Newton’s First Law roughly states that an object in motion will stay in motion until acted upon by an opposing force. Similarly, an object at rest will stay at rest until stress is placed upon it to move it out of its inert state. While the words, or explanation, of the law varies from place to place and application to application, one idea that still comes through is the idea of change and stress. For something to stop or start from its opposite circumstances, it requires some force to be placed on it, stressing and changing it.
Can a fundamental law of science apply to humanity, to me? “The only constant in life is change” said Heraclitus, so if that is true, how does the this change affect us? How can we make it easier or more smooth for us? Reduce the ‘stress’ of something that, as Newton first stated, is a law?
Can you Step into the same river twice?
The adage follows (based on a flowing river) that the answer is no. While I’ve heard lots of clients complain “well, I already tried to stop/start that already”, the interesting thing is that they haven’t – not in this particular ‘part of the river’. While we might have failed to stop smoking, start that exercise program or new hobby, present a speech in front of others smoothly, the learning we have gained from our experiences has changed us. We are insightful beings and we can gain from the feedback we get from whatever results we face. We can learn what works and what doesn’t. To make the most of this learning curve, we need to keep in mind that while Albert Einstein defined insanity as ‘doing the same thing over and expecting different results’, we may also have success at a different temporal point – we weren’t ready then, but now we are, so we succeed at a different point in time. Give yourself a moment to consider the other components that might have worked against you in the past – are they different now? Even from reflection on the past is there something you can learn to help you make a stop or start in your life with less stress than before?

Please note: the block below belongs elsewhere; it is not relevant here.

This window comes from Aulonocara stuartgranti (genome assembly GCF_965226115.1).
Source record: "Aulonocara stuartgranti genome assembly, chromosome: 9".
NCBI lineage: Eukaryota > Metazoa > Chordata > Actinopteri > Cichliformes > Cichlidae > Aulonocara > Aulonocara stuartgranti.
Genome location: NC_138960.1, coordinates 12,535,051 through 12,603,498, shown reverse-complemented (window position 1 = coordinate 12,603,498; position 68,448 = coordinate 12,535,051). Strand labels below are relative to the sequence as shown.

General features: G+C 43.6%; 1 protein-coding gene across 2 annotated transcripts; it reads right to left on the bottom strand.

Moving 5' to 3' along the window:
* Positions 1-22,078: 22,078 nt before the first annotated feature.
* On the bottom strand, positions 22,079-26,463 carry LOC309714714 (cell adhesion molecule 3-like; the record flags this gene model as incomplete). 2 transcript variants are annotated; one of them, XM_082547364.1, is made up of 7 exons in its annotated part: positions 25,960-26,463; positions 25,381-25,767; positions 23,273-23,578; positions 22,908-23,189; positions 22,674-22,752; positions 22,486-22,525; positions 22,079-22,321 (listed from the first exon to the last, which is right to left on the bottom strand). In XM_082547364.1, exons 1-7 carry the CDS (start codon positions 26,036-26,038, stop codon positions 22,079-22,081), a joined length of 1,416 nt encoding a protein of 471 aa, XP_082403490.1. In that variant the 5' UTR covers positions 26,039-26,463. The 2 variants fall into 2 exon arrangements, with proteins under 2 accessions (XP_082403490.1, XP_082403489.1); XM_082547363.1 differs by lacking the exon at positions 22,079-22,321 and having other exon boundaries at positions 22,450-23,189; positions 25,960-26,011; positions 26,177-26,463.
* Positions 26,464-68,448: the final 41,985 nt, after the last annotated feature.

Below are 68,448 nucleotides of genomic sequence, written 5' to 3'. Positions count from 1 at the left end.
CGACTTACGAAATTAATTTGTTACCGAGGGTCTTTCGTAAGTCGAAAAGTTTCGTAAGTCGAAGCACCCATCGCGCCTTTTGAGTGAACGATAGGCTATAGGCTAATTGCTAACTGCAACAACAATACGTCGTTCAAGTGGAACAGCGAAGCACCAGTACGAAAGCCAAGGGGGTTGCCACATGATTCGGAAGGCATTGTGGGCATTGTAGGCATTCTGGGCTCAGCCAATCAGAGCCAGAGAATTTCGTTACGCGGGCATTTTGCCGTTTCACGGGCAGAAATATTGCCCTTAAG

Resilience and Stress
A Japanese proverb translates roughly to “fall down seven times, get up eight”, and I always support perseverance with change. Many people ‘try’ something once and because it didn’t work, they stop. I am always a cheerleader for those who continue to approach shifts in their lives in different ways. I believe that some of the ‘stress’ that comes from change is the imaginativeness that is required in problem solving. If the brain is like a muscle and tends to get stronger when we challenge it, then our attempts at change are already shifting the components of the equation. We are getting stronger through the change process, whenever we bounce back (quickly or slowly) from a ‘failure’. Sometimes we forget and just write off our effort, especially when there aren’t the results to show for our strain. Let me take a moment to honour your endeavours – and shake my pom-poms – “Go! Go! Great Job! I’m proud of you!”
Wherever you go, there you are